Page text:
Pressure from the US and other countries gathering for a UN atomic energy meeting this week could aggravate tensions instead of clearing up concern about Iran's suspected nuclear activities, Tehran's delegate said in a blunt warning yesterday.
Washington accuses Iran of working on a secret nuclear weapons programme. Iran insists its programmes are devoted only to generating electricity. Tehran's nuclear intentions are the main item at a meeting of the International Atomic Energy Agency today in Vienna.
The UN agency's board of governors will be debating how to react to an IAEA report revealing traces of weapons-grade uranium at a nuclear facility at Natanz, 500km (300 miles) south of Tehran. The Iranians say the second-hand centrifuge components in question were contaminated before they were purchased by Tehran.
The Bush administration decided late last week not to ask the meeting to endorse a resolution that would have found Iran in noncompliance of its IAEA obligations, an apparent victory for Tehran. Member states found in noncompliance can be reported to the UN Security Council, which can take steps ranging from criticism to sanctions.
Instead, the resolution, which is still being drafted and must be approved by the board, is likely to call on Iran to come up with answers to questions raised in the report and provide full disclosure of its programme.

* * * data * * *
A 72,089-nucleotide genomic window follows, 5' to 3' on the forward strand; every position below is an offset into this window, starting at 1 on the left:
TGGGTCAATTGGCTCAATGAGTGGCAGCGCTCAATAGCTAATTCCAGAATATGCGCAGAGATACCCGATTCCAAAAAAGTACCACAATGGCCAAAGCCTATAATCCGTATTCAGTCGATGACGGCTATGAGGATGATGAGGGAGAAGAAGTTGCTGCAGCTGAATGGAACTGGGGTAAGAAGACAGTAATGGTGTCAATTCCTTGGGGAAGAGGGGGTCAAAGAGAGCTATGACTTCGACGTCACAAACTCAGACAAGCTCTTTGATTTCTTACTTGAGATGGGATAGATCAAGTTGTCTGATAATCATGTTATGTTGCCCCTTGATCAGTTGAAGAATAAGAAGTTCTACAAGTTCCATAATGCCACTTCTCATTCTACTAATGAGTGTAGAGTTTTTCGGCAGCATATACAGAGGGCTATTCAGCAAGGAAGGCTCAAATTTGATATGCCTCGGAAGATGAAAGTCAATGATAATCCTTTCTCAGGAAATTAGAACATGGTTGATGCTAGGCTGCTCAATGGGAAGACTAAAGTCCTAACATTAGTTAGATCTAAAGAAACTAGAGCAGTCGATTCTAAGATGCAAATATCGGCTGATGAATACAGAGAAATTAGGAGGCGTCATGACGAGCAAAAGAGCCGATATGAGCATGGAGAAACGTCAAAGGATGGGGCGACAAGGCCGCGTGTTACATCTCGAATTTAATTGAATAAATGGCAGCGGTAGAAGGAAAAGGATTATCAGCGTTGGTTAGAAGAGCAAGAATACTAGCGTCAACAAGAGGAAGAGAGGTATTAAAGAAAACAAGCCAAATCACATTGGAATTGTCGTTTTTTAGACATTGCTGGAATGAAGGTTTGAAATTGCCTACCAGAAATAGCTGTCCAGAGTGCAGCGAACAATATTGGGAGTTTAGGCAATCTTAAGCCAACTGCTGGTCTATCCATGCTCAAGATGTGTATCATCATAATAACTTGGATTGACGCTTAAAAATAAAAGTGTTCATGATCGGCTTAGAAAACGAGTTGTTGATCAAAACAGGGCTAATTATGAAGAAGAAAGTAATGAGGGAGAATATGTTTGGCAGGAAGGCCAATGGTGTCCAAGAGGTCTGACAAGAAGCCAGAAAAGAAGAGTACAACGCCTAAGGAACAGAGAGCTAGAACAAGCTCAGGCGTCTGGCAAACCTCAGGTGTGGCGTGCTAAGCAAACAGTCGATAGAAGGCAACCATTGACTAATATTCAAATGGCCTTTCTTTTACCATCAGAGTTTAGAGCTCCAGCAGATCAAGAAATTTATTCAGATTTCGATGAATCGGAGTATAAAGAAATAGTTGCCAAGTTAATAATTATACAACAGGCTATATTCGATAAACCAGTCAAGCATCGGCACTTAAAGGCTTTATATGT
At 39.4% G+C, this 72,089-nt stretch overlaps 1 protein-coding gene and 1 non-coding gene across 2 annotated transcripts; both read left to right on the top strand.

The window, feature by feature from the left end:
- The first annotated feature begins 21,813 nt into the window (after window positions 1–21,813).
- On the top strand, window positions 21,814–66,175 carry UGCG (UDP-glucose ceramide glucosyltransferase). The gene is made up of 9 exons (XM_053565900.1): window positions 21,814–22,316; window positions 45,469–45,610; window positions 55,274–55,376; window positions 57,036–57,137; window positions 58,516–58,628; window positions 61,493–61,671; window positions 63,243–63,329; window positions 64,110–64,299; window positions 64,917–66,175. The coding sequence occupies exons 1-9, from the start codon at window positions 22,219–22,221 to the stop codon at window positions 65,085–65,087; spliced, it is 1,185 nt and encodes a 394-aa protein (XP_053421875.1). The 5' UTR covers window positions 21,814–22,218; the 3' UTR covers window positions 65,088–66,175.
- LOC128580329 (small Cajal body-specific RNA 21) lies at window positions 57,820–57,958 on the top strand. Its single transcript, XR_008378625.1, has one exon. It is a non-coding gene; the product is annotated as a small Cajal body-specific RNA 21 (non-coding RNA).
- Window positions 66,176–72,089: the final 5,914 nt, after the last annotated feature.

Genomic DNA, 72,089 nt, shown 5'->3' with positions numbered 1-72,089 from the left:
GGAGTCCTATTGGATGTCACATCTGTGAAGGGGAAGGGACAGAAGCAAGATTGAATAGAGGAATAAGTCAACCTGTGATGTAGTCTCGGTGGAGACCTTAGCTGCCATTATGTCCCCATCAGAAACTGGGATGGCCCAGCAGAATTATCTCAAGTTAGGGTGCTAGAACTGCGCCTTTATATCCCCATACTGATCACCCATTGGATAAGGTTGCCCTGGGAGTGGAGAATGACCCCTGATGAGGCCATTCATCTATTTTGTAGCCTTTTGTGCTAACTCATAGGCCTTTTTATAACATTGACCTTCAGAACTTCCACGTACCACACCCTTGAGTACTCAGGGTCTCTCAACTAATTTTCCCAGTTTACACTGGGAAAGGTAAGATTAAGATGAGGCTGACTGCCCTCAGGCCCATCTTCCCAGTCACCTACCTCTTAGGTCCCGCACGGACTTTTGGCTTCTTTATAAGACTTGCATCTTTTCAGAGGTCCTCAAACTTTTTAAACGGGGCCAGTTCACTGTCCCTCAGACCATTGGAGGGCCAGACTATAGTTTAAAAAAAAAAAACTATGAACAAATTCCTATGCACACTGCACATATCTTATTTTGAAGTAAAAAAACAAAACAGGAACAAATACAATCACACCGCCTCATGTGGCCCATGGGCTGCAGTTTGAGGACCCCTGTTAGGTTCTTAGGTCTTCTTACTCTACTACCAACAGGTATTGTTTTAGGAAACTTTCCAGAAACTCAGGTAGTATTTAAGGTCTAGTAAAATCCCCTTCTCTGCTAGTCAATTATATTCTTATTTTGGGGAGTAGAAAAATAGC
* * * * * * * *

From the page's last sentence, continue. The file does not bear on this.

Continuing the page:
The resolution could also set a deadline for Iran and warn that if it does not, it will be declared in noncompliance, diplomats said before the meeting.
Kenneth Brill, the chief American IAEA delegate, declined to comment on what the US was seeking. But he and other board members believe there is an effort by Iran, "to evade international obligations and to seek the capacity to build nuclear weapons," he said. "The majority of board members will want to see Iran ... enhance its co-operation" and "provide the answers to all the questions that are outstanding", he said.
In Tehran, a Foreign Ministry spokesman, Hamid Reza Asefi, said the IAEA did not share the view of the US, "which pursues an extremist position. Its behaviour is politically motivated." And in Vienna, Iran's chief IAEA delegate warned both the US and the board to back away from excessive pressure on his country.
While not going into specifics, Ali Akbar Salehi warned of "unexpected or surprising consequences" should the Iranian leadership decide that board demands were too harsh.
Anthony Cordesman, a senior analyst with the Washington-based Centre for Strategic and International Studies, also said too much pressure on Iran could backfire.
"You may make a country halt, but you may also push it into a more institutionalised covert [nuclear weapons] programme," he said. "If you push too hard in the nuclear dimension, you can simply end up making a country shift toward another programme of weapons of mass destruction."
Mr Cordesman, in a recent survey of Iran's nuclear activities, wrote that Iran wants to "develop a complete nuclear fuel cycle", from mining its own uranium to enriching the ore, for its energy projects.
"In this guise, it seeks to obtain whole facilities, such as a uranium conversion facility, that, in fact, could be used ... in support of efforts to produce fissile material needed for a nuclear weapon," he wrote.
Under international pressure, Iran offered last month to negotiate on a protocol obliging it to open its nuclear programme to IAEA perusal. Mr Salehi said that offer still stood - but indicated it could be withdrawn.Reuse content